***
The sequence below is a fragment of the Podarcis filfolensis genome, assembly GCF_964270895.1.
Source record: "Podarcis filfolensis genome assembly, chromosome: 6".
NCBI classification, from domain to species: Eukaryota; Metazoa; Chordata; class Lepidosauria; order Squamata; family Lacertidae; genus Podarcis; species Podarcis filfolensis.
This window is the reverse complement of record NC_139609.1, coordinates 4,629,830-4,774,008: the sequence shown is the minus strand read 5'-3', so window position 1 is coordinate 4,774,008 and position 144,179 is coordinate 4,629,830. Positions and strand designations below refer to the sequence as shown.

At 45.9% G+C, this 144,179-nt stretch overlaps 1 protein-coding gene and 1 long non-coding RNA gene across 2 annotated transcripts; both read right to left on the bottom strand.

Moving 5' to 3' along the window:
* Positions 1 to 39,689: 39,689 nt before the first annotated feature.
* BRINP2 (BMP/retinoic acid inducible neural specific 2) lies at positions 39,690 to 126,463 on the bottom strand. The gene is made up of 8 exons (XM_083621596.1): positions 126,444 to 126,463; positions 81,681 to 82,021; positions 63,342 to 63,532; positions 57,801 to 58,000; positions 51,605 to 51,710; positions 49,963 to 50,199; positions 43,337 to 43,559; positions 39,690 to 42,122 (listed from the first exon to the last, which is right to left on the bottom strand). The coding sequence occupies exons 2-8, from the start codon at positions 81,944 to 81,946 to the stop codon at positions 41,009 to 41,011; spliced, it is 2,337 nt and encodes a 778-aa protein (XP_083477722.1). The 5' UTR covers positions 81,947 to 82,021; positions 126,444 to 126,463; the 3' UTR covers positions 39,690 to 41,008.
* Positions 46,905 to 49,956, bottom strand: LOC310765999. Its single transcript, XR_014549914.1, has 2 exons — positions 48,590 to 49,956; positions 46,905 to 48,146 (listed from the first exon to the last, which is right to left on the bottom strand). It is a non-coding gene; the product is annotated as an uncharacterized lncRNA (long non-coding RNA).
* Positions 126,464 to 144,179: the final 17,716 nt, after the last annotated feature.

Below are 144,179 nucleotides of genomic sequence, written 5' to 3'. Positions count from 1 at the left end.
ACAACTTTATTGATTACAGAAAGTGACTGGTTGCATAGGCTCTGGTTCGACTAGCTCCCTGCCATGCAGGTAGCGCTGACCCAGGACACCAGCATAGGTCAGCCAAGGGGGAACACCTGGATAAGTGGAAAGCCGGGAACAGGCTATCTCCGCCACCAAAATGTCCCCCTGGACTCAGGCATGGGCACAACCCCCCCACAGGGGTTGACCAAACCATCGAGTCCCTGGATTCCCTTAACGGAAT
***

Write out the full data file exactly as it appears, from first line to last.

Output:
The sequence below is a fragment of the Podarcis filfolensis genome, assembly GCF_964270895.1.
Source record: "Podarcis filfolensis genome assembly, chromosome: 6".
NCBI classification, from domain to species: Eukaryota; Metazoa; Chordata; class Lepidosauria; order Squamata; family Lacertidae; genus Podarcis; species Podarcis filfolensis.
This window is the reverse complement of record NC_139609.1, coordinates 4,629,830-4,774,008: the sequence shown is the minus strand read 5'-3', so window position 1 is coordinate 4,774,008 and position 144,179 is coordinate 4,629,830. Positions and strand designations below refer to the sequence as shown.

At 45.9% G+C, this 144,179-nt stretch overlaps 1 protein-coding gene and 1 long non-coding RNA gene across 2 annotated transcripts; both read right to left on the bottom strand.

Moving 5' to 3' along the window:
* Positions 1 to 39,689: 39,689 nt before the first annotated feature.
* BRINP2 (BMP/retinoic acid inducible neural specific 2) lies at positions 39,690 to 126,463 on the bottom strand. The gene is made up of 8 exons (XM_083621596.1): positions 126,444 to 126,463; positions 81,681 to 82,021; positions 63,342 to 63,532; positions 57,801 to 58,000; positions 51,605 to 51,710; positions 49,963 to 50,199; positions 43,337 to 43,559; positions 39,690 to 42,122 (listed from the first exon to the last, which is right to left on the bottom strand). The coding sequence occupies exons 2-8, from the start codon at positions 81,944 to 81,946 to the stop codon at positions 41,009 to 41,011; spliced, it is 2,337 nt and encodes a 778-aa protein (XP_083477722.1). The 5' UTR covers positions 81,947 to 82,021; positions 126,444 to 126,463; the 3' UTR covers positions 39,690 to 41,008.
* Positions 46,905 to 49,956, bottom strand: LOC310765999. Its single transcript, XR_014549914.1, has 2 exons — positions 48,590 to 49,956; positions 46,905 to 48,146 (listed from the first exon to the last, which is right to left on the bottom strand). It is a non-coding gene; the product is annotated as an uncharacterized lncRNA (long non-coding RNA).
* Positions 126,464 to 144,179: the final 17,716 nt, after the last annotated feature.

Below are 144,179 nucleotides of genomic sequence, written 5' to 3'. Positions count from 1 at the left end.
ACAACTTTATTGATTACAGAAAGTGACTGGTTGCATAGGCTCTGGTTCGACTAGCTCCCTGCCATGCAGGTAGCGCTGACCCAGGACACCAGCATAGGTCAGCCAAGGGGGAACACCTGGATAAGTGGAAAGCCGGGAACAGGCTATCTCCGCCACCAAAATGTCCCCCTGGACTCAGGCATGGGCACAACCCCCCCACAGGGGTTGACCAAACCATCGAGTCCCTGGATTCCCTTAACGGAAT